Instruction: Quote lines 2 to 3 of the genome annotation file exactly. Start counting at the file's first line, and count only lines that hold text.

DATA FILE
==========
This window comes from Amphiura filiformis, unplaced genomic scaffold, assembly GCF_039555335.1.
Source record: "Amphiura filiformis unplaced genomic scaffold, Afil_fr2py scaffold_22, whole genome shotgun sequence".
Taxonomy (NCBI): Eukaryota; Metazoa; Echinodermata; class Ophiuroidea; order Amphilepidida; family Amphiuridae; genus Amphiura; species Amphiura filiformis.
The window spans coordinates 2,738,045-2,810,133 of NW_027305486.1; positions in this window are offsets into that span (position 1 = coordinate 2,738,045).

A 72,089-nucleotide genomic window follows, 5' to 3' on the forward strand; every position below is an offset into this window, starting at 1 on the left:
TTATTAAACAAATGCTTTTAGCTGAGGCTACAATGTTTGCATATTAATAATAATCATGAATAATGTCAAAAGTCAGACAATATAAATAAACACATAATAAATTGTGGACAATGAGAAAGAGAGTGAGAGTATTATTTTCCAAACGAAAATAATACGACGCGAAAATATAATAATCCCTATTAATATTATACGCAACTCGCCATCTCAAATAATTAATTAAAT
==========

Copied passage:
Source record: "Amphiura filiformis unplaced genomic scaffold, Afil_fr2py scaffold_22, whole genome shotgun sequence".
Taxonomy (NCBI): Eukaryota; Metazoa; Echinodermata; class Ophiuroidea; order Amphilepidida; family Amphiuridae; genus Amphiura; species Amphiura filiformis.